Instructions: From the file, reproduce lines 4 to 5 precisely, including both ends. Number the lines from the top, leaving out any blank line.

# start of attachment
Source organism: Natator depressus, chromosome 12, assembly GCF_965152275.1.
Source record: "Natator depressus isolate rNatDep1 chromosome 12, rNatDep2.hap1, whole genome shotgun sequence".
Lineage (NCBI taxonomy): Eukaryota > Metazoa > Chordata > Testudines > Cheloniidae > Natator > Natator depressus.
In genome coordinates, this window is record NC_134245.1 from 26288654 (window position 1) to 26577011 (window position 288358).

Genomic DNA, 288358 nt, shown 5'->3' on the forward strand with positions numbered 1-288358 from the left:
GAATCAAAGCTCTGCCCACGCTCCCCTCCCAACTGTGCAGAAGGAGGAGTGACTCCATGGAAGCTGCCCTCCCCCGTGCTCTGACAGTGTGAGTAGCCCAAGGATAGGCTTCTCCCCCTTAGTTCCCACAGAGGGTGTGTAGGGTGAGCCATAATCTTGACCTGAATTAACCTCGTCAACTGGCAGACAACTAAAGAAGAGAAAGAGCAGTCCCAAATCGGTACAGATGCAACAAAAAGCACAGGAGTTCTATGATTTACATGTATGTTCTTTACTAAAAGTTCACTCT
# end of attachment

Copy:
In genome coordinates, this window is record NC_134245.1 from 26288654 (window position 1) to 26577011 (window position 288358).

Genomic DNA, 288358 nt, shown 5'->3' on the forward strand with positions numbered 1-288358 from the left: